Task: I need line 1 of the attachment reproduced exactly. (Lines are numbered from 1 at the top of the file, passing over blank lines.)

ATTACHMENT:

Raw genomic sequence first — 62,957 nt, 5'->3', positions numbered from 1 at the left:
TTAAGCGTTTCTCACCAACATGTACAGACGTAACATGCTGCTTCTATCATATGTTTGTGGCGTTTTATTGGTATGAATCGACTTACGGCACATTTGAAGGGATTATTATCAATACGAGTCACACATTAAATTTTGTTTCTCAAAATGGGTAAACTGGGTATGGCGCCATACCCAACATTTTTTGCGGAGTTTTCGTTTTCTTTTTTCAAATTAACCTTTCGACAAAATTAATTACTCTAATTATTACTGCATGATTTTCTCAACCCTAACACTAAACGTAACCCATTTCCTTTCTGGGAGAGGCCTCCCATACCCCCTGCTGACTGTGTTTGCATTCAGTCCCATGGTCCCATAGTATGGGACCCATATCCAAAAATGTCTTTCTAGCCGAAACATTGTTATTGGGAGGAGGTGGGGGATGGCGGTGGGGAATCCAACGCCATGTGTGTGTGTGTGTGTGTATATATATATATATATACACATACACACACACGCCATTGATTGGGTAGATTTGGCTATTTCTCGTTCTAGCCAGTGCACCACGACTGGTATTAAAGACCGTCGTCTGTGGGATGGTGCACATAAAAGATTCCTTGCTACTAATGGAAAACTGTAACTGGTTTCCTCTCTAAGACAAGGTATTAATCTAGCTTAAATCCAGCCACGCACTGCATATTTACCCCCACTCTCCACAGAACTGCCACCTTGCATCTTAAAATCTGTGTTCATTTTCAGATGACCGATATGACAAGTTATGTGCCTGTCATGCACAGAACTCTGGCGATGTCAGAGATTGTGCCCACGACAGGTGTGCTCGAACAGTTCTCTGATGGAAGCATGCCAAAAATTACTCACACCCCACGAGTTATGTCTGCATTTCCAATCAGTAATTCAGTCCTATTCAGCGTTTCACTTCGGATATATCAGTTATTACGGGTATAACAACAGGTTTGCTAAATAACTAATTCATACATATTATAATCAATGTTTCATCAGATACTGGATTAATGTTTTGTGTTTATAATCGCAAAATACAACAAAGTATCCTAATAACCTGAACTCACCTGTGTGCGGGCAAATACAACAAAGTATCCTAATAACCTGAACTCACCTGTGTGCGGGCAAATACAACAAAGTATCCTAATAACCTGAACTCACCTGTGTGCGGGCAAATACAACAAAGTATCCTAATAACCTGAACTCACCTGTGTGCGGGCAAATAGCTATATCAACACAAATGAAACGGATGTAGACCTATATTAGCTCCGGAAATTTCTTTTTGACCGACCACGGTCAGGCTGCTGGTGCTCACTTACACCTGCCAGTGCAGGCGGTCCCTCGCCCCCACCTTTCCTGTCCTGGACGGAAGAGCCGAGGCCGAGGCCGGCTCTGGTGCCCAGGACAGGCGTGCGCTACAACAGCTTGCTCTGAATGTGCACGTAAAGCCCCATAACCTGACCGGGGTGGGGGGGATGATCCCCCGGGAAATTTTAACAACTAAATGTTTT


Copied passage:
Raw genomic sequence first — 62,957 nt, 5'->3', positions numbered from 1 at the left: